The traditional approach to tunnel lighting has been to avoid distracting the driver at all costs. So when lighting artist Titia Ex proposed a dynamic, colourful treatment for the new Hondsrug Tunnel in the Dutch city of Emmen, her plan was met with initial scepticism.
Wouldn’t a striking design impair safety? The municipality put the concept to the test in a driving simulator at Delft University of Technology, and the results were surprising. Instead of feeling threatened and distracted, drivers felt ‘welcomed’ by the bold shapes and bright colours and found the experience ‘pleasant’. And because the reason behind many tunnel accidents is that drivers feel insecure, the lighting installation could make a positive rather than negative impact on safety.
The 700 luminaires are embedded in the 12 modular elements, based on dolmens which were once a feature of this landscape. They feature red, green and blue LEDs which are all individually addressable. A pre-programmed palette of colours gradually turns into a different palette as you drive through, with the program adapting to the traffic’s speed, usually about 50 kilometres an hour. The basic program’s lapse of light and shade is, both horizontally as well as verticallproy, flowing and gradual. Titia Ex says the lighting transports travelers back to the era of the dolmens, with organic shapes, and guides visitors into the future of urban light design.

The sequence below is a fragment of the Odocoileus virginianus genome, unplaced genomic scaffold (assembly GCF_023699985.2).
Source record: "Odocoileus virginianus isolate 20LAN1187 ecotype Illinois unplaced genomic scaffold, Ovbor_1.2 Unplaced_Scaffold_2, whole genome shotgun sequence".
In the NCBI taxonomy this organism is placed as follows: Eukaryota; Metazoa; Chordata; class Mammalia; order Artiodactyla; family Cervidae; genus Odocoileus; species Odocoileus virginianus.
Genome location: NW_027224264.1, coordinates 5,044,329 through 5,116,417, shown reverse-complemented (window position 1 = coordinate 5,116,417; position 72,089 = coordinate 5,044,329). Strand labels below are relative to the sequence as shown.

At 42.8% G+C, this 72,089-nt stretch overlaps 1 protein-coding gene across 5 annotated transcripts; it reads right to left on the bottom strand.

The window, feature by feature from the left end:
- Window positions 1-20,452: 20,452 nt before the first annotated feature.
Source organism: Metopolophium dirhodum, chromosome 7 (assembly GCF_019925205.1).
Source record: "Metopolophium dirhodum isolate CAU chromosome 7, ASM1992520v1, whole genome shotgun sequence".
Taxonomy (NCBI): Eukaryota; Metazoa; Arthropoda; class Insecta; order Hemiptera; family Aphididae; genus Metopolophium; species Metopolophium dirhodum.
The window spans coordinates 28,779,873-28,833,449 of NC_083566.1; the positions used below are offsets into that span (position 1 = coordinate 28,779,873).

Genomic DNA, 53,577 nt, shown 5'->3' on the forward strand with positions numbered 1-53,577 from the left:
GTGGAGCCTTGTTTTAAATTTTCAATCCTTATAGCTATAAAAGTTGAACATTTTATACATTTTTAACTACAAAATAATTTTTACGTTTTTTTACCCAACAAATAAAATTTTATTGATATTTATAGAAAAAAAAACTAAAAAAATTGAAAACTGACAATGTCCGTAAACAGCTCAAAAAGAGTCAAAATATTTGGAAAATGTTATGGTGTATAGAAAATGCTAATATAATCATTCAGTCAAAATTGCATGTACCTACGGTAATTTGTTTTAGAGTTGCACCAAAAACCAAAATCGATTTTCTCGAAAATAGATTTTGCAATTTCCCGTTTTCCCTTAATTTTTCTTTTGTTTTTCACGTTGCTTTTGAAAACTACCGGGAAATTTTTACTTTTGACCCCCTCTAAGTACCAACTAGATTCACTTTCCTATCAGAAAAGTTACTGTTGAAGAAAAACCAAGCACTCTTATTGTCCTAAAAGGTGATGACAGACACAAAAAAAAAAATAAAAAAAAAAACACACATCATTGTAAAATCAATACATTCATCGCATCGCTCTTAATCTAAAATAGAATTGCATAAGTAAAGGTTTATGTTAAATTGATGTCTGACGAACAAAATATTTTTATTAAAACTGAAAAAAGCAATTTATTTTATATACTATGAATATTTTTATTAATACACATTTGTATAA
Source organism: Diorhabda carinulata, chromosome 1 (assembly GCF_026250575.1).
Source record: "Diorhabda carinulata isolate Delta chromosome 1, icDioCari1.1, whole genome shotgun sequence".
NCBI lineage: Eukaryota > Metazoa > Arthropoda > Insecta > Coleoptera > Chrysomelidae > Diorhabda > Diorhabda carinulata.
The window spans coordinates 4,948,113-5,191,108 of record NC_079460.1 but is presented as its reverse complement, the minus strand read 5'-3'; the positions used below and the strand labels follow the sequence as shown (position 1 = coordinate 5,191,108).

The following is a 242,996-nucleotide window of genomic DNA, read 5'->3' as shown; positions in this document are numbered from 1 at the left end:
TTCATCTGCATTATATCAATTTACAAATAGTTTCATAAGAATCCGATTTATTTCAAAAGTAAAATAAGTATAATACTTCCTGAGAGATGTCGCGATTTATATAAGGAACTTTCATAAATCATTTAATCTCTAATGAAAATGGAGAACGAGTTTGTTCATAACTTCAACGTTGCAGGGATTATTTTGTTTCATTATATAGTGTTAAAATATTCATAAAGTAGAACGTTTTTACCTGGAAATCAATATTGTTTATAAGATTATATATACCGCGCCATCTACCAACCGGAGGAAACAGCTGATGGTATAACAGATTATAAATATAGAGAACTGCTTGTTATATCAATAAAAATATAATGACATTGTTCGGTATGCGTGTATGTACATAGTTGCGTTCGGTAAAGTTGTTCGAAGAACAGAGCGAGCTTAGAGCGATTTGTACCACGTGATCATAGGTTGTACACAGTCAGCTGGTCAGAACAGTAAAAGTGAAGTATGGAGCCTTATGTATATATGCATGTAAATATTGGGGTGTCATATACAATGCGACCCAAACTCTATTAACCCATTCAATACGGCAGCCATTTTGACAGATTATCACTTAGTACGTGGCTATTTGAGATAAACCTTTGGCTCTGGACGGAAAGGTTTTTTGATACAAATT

Titia Ex will speak about this project at the first Road Tunnel Lighting conference in Barcelona on Thursday 8 and Friday 9 October. The event is free for specifiers, tunnel operators and consultants working in the field. To register, visit www.tunnellightingconference.com